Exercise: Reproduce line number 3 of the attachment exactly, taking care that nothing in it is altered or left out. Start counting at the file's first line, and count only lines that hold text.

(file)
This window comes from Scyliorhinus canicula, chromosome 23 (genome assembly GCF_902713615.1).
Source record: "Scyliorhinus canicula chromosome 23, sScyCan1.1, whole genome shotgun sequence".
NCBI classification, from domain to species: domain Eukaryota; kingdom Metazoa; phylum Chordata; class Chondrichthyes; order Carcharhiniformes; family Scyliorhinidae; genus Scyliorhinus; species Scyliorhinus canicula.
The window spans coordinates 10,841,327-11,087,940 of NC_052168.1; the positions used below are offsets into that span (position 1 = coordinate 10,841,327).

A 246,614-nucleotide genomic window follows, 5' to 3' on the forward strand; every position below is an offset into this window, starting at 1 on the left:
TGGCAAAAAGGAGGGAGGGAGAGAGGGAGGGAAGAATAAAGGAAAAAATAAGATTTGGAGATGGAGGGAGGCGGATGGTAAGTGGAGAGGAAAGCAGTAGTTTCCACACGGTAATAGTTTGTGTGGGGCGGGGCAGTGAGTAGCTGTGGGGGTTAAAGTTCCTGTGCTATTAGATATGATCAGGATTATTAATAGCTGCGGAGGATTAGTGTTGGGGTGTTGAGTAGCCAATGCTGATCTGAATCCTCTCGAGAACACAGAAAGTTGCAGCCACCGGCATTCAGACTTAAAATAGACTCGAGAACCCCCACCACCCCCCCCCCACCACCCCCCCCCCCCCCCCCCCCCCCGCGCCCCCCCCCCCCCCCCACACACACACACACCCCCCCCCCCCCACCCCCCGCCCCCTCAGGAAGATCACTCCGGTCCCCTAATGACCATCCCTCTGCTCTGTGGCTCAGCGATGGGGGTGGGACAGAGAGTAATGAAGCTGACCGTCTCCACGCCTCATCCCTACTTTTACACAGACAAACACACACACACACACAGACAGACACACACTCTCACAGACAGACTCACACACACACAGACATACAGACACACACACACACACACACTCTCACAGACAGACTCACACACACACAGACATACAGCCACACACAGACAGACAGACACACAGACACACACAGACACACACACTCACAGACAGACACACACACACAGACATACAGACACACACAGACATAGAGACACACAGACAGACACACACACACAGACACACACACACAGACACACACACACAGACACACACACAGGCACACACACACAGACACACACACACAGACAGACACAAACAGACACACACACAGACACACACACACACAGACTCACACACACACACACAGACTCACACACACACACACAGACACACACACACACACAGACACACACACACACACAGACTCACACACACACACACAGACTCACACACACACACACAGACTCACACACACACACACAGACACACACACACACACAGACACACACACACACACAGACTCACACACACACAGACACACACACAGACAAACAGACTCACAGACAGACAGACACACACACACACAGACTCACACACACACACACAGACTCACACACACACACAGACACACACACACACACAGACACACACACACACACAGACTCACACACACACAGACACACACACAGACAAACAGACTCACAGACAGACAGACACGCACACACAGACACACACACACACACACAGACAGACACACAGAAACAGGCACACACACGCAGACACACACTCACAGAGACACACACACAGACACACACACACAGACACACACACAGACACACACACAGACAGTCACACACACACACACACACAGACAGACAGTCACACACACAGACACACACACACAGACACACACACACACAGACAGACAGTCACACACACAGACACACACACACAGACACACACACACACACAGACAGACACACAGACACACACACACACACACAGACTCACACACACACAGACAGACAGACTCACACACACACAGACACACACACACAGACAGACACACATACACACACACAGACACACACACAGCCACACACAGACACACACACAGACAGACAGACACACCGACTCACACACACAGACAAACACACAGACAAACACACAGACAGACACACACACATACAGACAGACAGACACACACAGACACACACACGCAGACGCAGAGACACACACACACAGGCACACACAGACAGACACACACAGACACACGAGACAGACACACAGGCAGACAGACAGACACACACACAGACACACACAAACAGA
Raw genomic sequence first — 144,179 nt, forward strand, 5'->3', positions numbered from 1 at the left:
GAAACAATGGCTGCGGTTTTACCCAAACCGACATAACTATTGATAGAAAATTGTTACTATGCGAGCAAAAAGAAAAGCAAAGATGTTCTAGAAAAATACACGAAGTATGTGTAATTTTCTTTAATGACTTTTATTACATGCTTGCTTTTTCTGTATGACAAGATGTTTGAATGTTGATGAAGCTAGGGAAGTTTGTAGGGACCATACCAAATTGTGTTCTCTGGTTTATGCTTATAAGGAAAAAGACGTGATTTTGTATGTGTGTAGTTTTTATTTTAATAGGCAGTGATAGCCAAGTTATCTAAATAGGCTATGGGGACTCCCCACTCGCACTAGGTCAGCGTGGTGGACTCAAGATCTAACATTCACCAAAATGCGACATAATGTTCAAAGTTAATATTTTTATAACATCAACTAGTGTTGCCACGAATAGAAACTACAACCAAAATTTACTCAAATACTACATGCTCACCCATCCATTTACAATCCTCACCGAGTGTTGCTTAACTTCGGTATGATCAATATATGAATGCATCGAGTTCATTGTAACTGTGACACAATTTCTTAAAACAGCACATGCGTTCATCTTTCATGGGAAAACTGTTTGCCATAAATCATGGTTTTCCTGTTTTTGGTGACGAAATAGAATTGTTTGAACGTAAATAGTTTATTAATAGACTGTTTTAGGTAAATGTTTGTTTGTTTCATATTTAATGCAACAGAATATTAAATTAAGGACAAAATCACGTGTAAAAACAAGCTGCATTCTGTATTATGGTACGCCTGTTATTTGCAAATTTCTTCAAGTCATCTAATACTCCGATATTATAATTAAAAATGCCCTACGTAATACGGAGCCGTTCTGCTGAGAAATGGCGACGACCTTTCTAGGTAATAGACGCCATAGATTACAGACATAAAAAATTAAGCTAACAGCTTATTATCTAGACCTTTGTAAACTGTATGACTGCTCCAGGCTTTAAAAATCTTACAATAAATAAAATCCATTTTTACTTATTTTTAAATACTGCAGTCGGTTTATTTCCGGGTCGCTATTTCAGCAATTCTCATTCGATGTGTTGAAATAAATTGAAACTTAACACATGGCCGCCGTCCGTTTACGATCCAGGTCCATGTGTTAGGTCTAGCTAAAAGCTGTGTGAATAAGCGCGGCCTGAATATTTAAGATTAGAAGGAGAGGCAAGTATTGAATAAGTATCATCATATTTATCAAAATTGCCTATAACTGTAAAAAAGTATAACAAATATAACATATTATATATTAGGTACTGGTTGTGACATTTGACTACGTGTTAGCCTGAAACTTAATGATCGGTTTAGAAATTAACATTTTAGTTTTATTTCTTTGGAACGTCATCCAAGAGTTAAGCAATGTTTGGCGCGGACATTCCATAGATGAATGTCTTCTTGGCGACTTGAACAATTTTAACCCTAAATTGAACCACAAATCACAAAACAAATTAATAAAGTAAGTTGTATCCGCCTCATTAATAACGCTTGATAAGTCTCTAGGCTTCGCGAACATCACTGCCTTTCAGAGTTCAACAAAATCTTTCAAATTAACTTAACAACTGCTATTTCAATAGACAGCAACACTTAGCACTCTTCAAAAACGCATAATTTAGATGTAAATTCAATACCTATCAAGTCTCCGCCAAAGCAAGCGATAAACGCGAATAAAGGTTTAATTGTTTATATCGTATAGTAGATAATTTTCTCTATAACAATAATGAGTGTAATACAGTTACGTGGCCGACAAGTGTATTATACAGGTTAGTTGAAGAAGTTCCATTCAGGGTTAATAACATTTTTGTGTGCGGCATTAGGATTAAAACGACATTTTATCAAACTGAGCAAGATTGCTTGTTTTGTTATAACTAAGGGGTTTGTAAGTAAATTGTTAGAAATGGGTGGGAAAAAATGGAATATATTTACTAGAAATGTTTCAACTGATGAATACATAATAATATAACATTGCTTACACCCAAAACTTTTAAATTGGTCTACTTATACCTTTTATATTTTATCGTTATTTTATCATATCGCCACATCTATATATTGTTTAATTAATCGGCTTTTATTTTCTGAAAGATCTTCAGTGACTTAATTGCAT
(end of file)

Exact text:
NCBI classification, from domain to species: domain Eukaryota; kingdom Metazoa; phylum Chordata; class Chondrichthyes; order Carcharhiniformes; family Scyliorhinidae; genus Scyliorhinus; species Scyliorhinus canicula.